Construction hoist use is lowering labor costs, driving adaptation
10 January 2023
Fewer construction projects are passing over efficiency opportunities as rising wages and scarce labor, high materials costs and poor availability, erratic energy costs and corporate commitments to reduce carbon footprint challenge building completion. Many contractors are expecting sales and staffing levels to climb until at least May with stable profit margins. The conditions are creating demand for construction hoists.
Construction hoist market conditions
“Improving the logistical vertical transportation requirements on a project to move personnel, materials and equipment is becoming more and more a need for all clients, developers, planners and contractors in the construction industry as they all drive greater level of sustainability and efficiency,” says Cameron Reid, sales director with Alimak Group’s construction division. “We are encountering more and more complex facade modules, modular building units, prefabricated pods, heavy plant, heavier facades, etc., that are driving [us] to develop new accessories, applications and vertical access solutions.”
A 200-hundred or 300-hundred-foot project will use a construction elevator. Studies show conclusive safety and economic advantages of using elevators at this height. Today, construction teams are asking, “What is the minimum height where these same advantages can be realized? Is it a three-story building; eight; 10?”
Consider this construction-elevator cost analysis laid out by the Scaffold & Access Industry Association.
- An eight-story structure requires an 80-foot stair tower or elevator and for eight months
- Thirty laborers, making an average of $50 per hour with benefits, need access to the structure
- Each laborer makes five daily round trips from grade to height
- Each trip takes approximately twenty seconds per floor
- The cost equation can be scaled to smaller buildings and reduced load on the building by substituting transport platforms for elevators.
“I have yet to meet a single general contractor who wouldn’t want to save 46% on anything, and this study merely represents the economic savings in simple climb time,” writes Paula Manning, of Century Elevators, in this comparison. She says these “additional benefits exist with the utilization of a construction elevator:”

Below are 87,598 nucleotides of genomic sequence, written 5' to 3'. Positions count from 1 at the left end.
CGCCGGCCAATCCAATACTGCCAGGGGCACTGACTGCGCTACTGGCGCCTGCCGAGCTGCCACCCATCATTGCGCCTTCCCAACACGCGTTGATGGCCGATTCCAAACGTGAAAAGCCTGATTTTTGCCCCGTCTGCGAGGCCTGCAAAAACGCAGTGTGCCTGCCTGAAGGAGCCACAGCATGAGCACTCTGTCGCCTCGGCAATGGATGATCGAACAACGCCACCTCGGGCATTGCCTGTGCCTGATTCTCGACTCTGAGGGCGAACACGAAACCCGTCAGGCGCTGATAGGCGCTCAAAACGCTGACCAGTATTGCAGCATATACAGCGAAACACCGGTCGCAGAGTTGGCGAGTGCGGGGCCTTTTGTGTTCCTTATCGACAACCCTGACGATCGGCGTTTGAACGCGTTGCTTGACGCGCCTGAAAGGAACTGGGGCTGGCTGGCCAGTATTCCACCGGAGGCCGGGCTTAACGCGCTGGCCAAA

- Productivity increases as workers get to their work site faster and without the need for recovery time after a climb.
- Riding an elevator eliminates the basic wear and tear on a worker’s body caused by carrying heavy tools upstairs.
- More-frequent inspection of the work by supervisors is possible due to easy access to various jobsite levels.
- There is less demand for expensive crane time as trades can move material with the elevator.
- More efficient stocking of floors.
- Improved project schedule.
Efficiency fitting smaller projects
The 15-story Virginia General Assembly Building in downtown Richmond had no internal elevator, so remodeling work could progress only as fast as a hoist could feed the job.
Scaffolding Solutions chose a Scando 650 Dual Hoist system with 7,100 pounds of capacity. The buck hoist lifted all the workers, tools, and materials to each floor.
Safety was paramount for all parties to the construction team. The chosen hoist included:
- Magnetic and electronic interlocks to prevent doors from opening while the hoist was in motion
- Pre-programmed landing locations for each floor
- Loading doors that automatically locked when the hoist left the ground
- Doors that could only open from the inside while the hoist was off the ground
Two enclosed cars operated independently on either side of a central mast, allowing general contractor Gilbane to easily maintain productivity.
Setting up two construction hoists to work at the same time on the same mast is becoming more common. Operating two different rack and pinion lifts on the same mast saves money and time for the operator and increases construction capacity.
“Having a dedicated material car while still being able to move personnel floor to floor was a huge benefit,” says Danny Dunbar, project manager for Scaffolding Solutions.
Hoists do more with fewer people
The scale of construction’s labor shortage is pinching productivity on all shapes of vertical construction. The Associated Builders and Contractors developed a model that forecast last February that the construction industry will need to attract nearly 650,000 additional workers on top of the normal pace of hiring in 2022 to meet the demand for labor. As of November, industry employment had risen by just 248,000 over the previous 12 months.
“The use of mast climbers and hoists is advantageous in this situation,” says Corinne Dutil, sales director at Fraco Products, “Because if teams are smaller when starting a project, these units increase productivity, speed, but also satisfaction of the workers.”
The strength of this return on investment in hoists is pushing back the limits of the equipment.